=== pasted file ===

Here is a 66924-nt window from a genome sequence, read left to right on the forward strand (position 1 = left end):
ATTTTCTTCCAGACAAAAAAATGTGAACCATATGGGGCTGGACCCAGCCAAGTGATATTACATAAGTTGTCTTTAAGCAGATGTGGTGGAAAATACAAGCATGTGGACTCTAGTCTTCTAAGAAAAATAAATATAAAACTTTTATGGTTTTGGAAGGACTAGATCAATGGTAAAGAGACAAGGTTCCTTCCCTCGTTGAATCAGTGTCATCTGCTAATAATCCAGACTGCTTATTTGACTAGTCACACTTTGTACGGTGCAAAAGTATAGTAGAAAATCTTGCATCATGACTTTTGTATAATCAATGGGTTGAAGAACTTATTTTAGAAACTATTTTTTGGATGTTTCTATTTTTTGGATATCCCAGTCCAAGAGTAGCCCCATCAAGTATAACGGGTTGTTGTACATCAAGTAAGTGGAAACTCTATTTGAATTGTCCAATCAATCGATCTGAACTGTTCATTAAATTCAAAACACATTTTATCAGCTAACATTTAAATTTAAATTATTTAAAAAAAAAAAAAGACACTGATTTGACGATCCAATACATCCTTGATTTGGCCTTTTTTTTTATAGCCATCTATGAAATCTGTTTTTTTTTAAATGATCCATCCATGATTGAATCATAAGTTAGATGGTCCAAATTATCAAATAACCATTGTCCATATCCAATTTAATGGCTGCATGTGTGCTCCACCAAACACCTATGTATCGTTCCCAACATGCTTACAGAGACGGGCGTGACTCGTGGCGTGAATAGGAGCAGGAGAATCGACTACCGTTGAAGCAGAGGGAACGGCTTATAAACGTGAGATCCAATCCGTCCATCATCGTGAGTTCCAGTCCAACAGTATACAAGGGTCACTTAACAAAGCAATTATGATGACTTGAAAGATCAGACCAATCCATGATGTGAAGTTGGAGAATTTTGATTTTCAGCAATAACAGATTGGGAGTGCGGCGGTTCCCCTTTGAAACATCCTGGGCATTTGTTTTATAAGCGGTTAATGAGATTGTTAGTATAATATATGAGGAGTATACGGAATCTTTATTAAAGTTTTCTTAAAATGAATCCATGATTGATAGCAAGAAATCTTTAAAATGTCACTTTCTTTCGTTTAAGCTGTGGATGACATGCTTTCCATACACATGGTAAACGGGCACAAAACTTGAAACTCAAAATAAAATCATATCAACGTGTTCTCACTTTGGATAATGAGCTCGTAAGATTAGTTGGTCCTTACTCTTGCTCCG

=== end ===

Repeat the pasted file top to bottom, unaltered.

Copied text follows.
Here is a 66924-nt window from a genome sequence, read left to right on the forward strand (position 1 = left end):
ATTTTCTTCCAGACAAAAAAATGTGAACCATATGGGGCTGGACCCAGCCAAGTGATATTACATAAGTTGTCTTTAAGCAGATGTGGTGGAAAATACAAGCATGTGGACTCTAGTCTTCTAAGAAAAATAAATATAAAACTTTTATGGTTTTGGAAGGACTAGATCAATGGTAAAGAGACAAGGTTCCTTCCCTCGTTGAATCAGTGTCATCTGCTAATAATCCAGACTGCTTATTTGACTAGTCACACTTTGTACGGTGCAAAAGTATAGTAGAAAATCTTGCATCATGACTTTTGTATAATCAATGGGTTGAAGAACTTATTTTAGAAACTATTTTTTGGATGTTTCTATTTTTTGGATATCCCAGTCCAAGAGTAGCCCCATCAAGTATAACGGGTTGTTGTACATCAAGTAAGTGGAAACTCTATTTGAATTGTCCAATCAATCGATCTGAACTGTTCATTAAATTCAAAACACATTTTATCAGCTAACATTTAAATTTAAATTATTTAAAAAAAAAAAAAGACACTGATTTGACGATCCAATACATCCTTGATTTGGCCTTTTTTTTTATAGCCATCTATGAAATCTGTTTTTTTTTAAATGATCCATCCATGATTGAATCATAAGTTAGATGGTCCAAATTATCAAATAACCATTGTCCATATCCAATTTAATGGCTGCATGTGTGCTCCACCAAACACCTATGTATCGTTCCCAACATGCTTACAGAGACGGGCGTGACTCGTGGCGTGAATAGGAGCAGGAGAATCGACTACCGTTGAAGCAGAGGGAACGGCTTATAAACGTGAGATCCAATCCGTCCATCATCGTGAGTTCCAGTCCAACAGTATACAAGGGTCACTTAACAAAGCAATTATGATGACTTGAAAGATCAGACCAATCCATGATGTGAAGTTGGAGAATTTTGATTTTCAGCAATAACAGATTGGGAGTGCGGCGGTTCCCCTTTGAAACATCCTGGGCATTTGTTTTATAAGCGGTTAATGAGATTGTTAGTATAATATATGAGGAGTATACGGAATCTTTATTAAAGTTTTCTTAAAATGAATCCATGATTGATAGCAAGAAATCTTTAAAATGTCACTTTCTTTCGTTTAAGCTGTGGATGACATGCTTTCCATACACATGGTAAACGGGCACAAAACTTGAAACTCAAAATAAAATCATATCAACGTGTTCTCACTTTGGATAATGAGCTCGTAAGATTAGTTGGTCCTTACTCTTGCTCCG